Osprette Build Guide
Assembling an Osprette keyboard, from components to complete
The Osprette is a 34-key low profile keyboard designed by Sam Mohr.
Table of Contents
Bill of Materials
|MCU (Pro Micro compatible)||1||AliExpress|
|Power switch (optional, wireless only)||1||Digi-Key|
|Choc v1 switches||34||MKUltra|
|Choc v1 keycaps||34||MKUltra|
|Choc hotswap sockets (optional)||34||Adafruit|
|Low-profile controller sockets/pins||2||LittleKeyboards|
|M2 9mm screws (for case)||8||AliExpress|
|M2 nuts (for case)||8||AliExpress|
34 diodes are located on the back of the PCB below each switch hole.
34 sockets are located on the back of the PCB above each switch hole.
The microcontroller socket holes are soldered on the back of the PCB.
The reset button socket holes are soldered on the front of the PCB with the button facing downwards.
The optional power switch is located on the back of the PCB.
Diodes are soldered to two pads.
Ensure the black line on the diode is facing the white line (right) on the PCB silkscreen!
Tin one of the pads, then hold the iron to the joint while placing the diode leg on the pad. Solder the remaining diode leg to the second pad.
Sockets (Option 1)
Sockets are soldered to two pads.
Tin one of the pads. While resting the socket leg over the pad, hold the iron to the joint and apply some pressure. Solder will begin to flow through the small crack in the socket leg and bury it in the joint. Apply a generous amount of solder to the second pad. Now that the socket is seated, apply a bit more solder to the first pad.
Switches (Option 2)
Switch legs are soldered to two through-hole pads in the absence of hotswap sockets.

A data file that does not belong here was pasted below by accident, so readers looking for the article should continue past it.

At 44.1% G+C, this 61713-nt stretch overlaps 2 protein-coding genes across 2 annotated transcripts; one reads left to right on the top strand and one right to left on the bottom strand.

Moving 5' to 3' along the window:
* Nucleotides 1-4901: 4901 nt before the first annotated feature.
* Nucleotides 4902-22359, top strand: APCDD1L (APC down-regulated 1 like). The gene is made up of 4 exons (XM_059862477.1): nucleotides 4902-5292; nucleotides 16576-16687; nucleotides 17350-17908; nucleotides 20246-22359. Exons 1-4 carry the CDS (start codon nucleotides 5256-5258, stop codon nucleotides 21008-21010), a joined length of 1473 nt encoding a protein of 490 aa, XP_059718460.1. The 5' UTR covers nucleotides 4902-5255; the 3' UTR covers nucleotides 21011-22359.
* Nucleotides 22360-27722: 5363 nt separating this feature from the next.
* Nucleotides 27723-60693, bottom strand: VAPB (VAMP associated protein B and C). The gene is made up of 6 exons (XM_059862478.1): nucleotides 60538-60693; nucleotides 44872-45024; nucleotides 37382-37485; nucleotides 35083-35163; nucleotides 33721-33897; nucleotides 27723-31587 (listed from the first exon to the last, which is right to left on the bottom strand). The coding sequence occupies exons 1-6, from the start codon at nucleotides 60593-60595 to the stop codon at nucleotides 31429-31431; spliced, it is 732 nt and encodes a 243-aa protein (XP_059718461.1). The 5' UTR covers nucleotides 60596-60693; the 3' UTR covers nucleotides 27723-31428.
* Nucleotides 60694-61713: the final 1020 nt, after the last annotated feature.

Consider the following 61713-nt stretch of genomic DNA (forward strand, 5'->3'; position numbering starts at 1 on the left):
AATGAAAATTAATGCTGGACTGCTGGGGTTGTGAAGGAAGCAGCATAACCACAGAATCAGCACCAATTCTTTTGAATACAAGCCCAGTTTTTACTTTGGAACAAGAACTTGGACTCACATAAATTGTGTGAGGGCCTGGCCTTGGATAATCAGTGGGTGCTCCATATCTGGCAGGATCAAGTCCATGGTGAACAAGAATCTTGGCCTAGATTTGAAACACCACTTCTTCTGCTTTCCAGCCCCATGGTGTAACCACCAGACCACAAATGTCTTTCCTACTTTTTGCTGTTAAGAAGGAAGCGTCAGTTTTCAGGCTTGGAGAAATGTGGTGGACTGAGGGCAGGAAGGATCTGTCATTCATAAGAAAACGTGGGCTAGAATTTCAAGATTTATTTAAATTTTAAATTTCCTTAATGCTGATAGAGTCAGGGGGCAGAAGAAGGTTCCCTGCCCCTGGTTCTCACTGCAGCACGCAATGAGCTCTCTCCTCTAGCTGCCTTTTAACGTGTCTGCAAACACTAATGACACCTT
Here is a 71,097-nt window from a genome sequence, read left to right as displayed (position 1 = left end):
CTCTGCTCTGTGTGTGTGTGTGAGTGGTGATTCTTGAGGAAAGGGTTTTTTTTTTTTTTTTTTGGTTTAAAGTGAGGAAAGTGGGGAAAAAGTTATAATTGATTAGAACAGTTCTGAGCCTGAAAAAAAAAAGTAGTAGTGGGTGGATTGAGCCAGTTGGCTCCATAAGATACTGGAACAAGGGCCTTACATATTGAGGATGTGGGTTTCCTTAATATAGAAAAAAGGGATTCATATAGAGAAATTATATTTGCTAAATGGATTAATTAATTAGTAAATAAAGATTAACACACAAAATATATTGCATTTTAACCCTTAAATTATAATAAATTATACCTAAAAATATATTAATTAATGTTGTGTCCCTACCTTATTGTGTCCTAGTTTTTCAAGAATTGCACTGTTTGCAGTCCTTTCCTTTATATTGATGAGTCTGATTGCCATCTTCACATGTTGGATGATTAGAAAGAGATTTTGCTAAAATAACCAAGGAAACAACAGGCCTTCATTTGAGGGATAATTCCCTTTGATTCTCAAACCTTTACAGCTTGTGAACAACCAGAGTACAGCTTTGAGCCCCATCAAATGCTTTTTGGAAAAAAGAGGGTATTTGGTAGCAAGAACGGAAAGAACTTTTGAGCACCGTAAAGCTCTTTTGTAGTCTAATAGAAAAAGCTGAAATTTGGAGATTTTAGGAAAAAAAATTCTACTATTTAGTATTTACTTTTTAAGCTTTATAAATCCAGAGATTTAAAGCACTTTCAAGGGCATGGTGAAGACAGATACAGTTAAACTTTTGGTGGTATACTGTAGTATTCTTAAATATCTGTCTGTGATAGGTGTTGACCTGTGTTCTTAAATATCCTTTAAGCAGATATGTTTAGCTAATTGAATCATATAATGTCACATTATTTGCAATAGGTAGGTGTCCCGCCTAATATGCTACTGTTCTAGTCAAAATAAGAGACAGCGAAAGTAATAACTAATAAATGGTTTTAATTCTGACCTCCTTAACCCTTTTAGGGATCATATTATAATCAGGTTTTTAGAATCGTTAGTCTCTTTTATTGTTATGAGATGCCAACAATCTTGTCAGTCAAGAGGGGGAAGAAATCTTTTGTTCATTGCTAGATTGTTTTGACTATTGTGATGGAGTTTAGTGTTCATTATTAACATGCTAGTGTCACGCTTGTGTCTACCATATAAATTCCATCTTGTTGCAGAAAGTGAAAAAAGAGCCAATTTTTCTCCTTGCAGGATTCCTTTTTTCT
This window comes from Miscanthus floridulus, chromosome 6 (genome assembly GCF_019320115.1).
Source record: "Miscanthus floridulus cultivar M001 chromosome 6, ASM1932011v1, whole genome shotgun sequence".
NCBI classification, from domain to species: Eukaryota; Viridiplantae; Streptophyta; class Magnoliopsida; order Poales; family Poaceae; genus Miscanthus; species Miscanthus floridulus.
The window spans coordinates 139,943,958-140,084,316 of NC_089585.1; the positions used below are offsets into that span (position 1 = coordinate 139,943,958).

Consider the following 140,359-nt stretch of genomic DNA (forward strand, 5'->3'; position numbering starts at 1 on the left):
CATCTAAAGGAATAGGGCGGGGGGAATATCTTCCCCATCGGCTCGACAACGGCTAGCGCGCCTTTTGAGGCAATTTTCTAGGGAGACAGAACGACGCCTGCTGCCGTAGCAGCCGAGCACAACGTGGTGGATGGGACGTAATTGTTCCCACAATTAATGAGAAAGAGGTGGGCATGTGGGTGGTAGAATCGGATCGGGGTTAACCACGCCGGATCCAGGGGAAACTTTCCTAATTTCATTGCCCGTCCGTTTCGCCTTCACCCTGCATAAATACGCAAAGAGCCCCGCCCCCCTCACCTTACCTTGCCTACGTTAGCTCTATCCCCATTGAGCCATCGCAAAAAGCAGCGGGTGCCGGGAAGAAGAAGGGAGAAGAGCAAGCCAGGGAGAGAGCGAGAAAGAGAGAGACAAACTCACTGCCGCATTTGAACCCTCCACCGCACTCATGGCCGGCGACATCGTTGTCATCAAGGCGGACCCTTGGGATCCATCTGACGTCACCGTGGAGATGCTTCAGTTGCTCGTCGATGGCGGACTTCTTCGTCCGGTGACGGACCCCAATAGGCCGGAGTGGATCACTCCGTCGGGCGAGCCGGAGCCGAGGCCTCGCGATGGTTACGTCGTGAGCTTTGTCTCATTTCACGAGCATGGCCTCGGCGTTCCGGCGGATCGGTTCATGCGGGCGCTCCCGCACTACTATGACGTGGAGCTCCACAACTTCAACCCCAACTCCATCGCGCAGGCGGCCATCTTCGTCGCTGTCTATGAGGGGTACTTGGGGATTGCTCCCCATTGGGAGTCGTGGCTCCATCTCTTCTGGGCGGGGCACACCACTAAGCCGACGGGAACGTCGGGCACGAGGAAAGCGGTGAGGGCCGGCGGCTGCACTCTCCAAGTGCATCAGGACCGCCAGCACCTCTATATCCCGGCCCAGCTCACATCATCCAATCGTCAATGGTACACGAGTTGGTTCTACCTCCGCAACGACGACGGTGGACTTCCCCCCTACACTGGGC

Insert the switch from the front of the PCB ensuring it is fully seated and that both legs stick through their respected holes. Apply solder to each leg until each through-hole is filled.
Flash the firmware to verify the microcontroller works before soldering it!
The microcontroller is soldered to pin sockets. If unsocketable pins were included with the microcontroller, do not use them.
Place each row of sockets on the front of the PCB. Flip the PCB over and solder the sockets pin by pin. If the sockets fall out during the process, use electrical tape or similar to secure them from the front of the PCB. Start by soldering the top and bottom pins of each row to the PCB ensuring the socket remains flush with the PCB. Once both rows have been soldered, flip the PCB over again and insert one pin into each socket.
Place the microcontroller face-down on top of the pins. Start by soldering the top and bottom pins of each row to the microcontroller. Continue to solder each pin ensuring no two joints connect with one another.
The reset button is soldered from the back of the PCB. Place each leg into the hole soldering one at a time.
The optional power switch is soldered on the back of the PCB. Tin one of the seven pads, then hold the iron to the joint while placing the switch leg on the pad. Solder each remaining switch leg to its respective pad.
The 3D-printed case can be downloaded here.
Place the PCB into the 3D-printed base and secure it with screws.
If you do not want a 3D-printed case, tall rubber bump-ons can be added to the bottom of the PCB.
Firmware can be found in Sam Mohr’s QMK fork. Clone his fork or download the linked files and place them in a local QMK folder (
/qmk_firmware_keyboards/osprette). The default keymap is found in the
keymaps folder per usual.
More information can be found in the QMK Docs or QMK Discord.
See QMK Docs: Flashing Firmware for platform-specific instructions.